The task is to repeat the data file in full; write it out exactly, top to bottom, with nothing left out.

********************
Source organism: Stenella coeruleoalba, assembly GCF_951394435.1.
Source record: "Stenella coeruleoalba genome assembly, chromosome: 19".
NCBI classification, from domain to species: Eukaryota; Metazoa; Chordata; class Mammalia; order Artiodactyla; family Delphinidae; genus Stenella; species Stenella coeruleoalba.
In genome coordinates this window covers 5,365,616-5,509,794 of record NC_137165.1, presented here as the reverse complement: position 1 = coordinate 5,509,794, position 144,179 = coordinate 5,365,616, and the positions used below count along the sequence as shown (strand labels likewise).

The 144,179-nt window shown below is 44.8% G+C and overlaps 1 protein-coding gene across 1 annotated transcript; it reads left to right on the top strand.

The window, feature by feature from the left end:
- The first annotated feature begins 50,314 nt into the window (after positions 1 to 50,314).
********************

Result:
Source organism: Stenella coeruleoalba, assembly GCF_951394435.1.
Source record: "Stenella coeruleoalba genome assembly, chromosome: 19".
NCBI classification, from domain to species: Eukaryota; Metazoa; Chordata; class Mammalia; order Artiodactyla; family Delphinidae; genus Stenella; species Stenella coeruleoalba.
In genome coordinates this window covers 5,365,616-5,509,794 of record NC_137165.1, presented here as the reverse complement: position 1 = coordinate 5,509,794, position 144,179 = coordinate 5,365,616, and the positions used below count along the sequence as shown (strand labels likewise).

The 144,179-nt window shown below is 44.8% G+C and overlaps 1 protein-coding gene across 1 annotated transcript; it reads left to right on the top strand.

The window, feature by feature from the left end:
- The first annotated feature begins 50,314 nt into the window (after positions 1 to 50,314).